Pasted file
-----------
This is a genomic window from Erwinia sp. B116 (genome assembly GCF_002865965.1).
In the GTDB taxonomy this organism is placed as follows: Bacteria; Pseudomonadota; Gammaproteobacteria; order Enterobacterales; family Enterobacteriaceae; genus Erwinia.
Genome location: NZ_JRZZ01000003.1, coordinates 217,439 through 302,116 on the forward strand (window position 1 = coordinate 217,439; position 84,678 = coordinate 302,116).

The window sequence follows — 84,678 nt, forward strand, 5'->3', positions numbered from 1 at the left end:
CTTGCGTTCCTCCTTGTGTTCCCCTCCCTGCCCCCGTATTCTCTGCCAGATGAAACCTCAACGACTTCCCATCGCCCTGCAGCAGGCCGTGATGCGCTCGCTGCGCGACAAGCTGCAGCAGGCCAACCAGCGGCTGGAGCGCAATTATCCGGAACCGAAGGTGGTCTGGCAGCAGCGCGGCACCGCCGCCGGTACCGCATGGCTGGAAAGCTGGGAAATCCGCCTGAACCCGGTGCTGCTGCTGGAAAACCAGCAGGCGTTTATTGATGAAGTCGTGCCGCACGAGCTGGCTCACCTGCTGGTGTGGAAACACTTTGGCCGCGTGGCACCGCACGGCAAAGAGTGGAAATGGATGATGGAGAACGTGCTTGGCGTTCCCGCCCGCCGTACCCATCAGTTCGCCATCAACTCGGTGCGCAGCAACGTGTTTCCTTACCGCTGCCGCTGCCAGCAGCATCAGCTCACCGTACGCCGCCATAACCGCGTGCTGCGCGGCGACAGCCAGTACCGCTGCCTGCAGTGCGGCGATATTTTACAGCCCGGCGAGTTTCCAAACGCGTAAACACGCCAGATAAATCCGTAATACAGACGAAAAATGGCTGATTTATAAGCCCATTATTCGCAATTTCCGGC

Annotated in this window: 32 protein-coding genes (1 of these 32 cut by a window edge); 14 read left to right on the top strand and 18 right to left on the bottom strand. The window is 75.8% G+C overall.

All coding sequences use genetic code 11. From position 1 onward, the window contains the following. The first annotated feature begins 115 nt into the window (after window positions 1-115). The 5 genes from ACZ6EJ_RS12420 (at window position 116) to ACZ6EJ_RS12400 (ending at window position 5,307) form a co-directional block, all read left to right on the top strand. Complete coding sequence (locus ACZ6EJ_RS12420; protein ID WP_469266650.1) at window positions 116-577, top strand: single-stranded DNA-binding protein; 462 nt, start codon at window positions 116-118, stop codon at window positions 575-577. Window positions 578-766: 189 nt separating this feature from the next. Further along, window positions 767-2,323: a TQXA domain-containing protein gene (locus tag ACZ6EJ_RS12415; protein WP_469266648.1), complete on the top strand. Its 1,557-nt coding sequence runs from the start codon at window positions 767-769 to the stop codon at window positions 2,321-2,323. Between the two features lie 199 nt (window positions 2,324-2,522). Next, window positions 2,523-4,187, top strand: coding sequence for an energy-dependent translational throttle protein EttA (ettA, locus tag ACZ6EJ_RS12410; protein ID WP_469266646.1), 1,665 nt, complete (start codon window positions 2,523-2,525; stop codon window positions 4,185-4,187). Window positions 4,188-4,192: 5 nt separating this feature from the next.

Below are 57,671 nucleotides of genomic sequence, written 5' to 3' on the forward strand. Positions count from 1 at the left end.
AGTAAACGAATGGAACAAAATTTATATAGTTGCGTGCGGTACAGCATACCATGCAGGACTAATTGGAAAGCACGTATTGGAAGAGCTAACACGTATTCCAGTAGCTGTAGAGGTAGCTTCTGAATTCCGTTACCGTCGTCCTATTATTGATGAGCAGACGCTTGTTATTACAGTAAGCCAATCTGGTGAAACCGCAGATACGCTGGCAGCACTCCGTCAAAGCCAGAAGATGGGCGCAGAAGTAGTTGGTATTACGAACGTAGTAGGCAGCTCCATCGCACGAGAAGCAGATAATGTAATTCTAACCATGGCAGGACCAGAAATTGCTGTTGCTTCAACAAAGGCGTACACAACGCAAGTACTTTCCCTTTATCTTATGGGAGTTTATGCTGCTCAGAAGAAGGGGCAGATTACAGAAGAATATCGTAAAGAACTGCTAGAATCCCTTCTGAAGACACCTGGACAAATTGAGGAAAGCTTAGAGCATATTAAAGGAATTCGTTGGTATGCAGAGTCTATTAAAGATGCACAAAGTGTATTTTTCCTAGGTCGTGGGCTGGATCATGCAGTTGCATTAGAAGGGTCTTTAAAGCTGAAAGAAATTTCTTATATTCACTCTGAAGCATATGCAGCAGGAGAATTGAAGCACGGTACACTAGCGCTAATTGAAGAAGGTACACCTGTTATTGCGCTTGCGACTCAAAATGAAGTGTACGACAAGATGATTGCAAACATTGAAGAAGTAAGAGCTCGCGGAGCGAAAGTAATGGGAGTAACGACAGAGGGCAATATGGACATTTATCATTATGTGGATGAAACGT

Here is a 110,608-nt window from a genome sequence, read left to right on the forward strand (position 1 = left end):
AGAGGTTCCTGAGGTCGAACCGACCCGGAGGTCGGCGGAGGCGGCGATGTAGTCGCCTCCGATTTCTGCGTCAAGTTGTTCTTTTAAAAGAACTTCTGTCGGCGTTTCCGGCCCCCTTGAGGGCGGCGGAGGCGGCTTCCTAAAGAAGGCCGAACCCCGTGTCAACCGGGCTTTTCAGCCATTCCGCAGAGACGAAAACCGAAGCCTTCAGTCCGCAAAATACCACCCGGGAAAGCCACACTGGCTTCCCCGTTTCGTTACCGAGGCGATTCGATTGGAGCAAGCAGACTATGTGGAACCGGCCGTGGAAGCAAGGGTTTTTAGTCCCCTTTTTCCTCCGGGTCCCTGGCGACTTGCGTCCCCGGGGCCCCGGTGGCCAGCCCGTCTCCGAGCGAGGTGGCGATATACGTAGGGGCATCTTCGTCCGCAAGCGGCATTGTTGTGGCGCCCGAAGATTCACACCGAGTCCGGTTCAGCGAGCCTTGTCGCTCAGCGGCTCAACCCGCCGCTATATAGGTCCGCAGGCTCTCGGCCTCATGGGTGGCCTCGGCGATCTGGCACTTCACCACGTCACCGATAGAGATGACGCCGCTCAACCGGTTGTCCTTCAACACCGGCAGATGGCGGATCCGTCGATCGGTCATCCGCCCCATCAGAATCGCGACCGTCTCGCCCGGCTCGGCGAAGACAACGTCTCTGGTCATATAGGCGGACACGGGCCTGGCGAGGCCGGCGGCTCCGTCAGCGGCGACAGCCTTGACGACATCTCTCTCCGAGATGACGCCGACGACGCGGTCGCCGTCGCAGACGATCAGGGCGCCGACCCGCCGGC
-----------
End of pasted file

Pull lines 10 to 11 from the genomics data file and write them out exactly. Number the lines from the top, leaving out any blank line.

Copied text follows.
Here is a 110,608-nt window from a genome sequence, read left to right on the forward strand (position 1 = left end):
AGAGGTTCCTGAGGTCGAACCGACCCGGAGGTCGGCGGAGGCGGCGATGTAGTCGCCTCCGATTTCTGCGTCAAGTTGTTCTTTTAAAAGAACTTCTGTCGGCGTTTCCGGCCCCCTTGAGGGCGGCGGAGGCGGCTTCCTAAAGAAGGCCGAACCCCGTGTCAACCGGGCTTTTCAGCCATTCCGCAGAGACGAAAACCGAAGCCTTCAGTCCGCAAAATACCACCCGGGAAAGCCACACTGGCTTCCCCGTTTCGTTACCGAGGCGATTCGATTGGAGCAAGCAGACTATGTGGAACCGGCCGTGGAAGCAAGGGTTTTTAGTCCCCTTTTTCCTCCGGGTCCCTGGCGACTTGCGTCCCCGGGGCCCCGGTGGCCAGCCCGTCTCCGAGCGAGGTGGCGATATACGTAGGGGCATCTTCGTCCGCAAGCGGCATTGTTGTGGCGCCCGAAGATTCACACCGAGTCCGGTTCAGCGAGCCTTGTCGCTCAGCGGCTCAACCCGCCGCTATATAGGTCCGCAGGCTCTCGGCCTCATGGGTGGCCTCGGCGATCTGGCACTTCACCACGTCACCGATAGAGATGACGCCGCTCAACCGGTTGTCCTTCAACACCGGCAGATGGCGGATCCGTCGATCGGTCATCCGCCCCATCAGAATCGCGACCGTCTCGCCCGGCTCGGCGAAGACAACGTCTCTGGTCATATAGGCGGACACGGGCCTGGCGAGGCCGGCGGCTCCGTCAGCGGCGACAGCCTTGACGACATCTCTCTCCGAGATGACGCCGACGACGCGGTCGCCGTCGCAGACGATCAGGGCGCCGACCCGCCGGC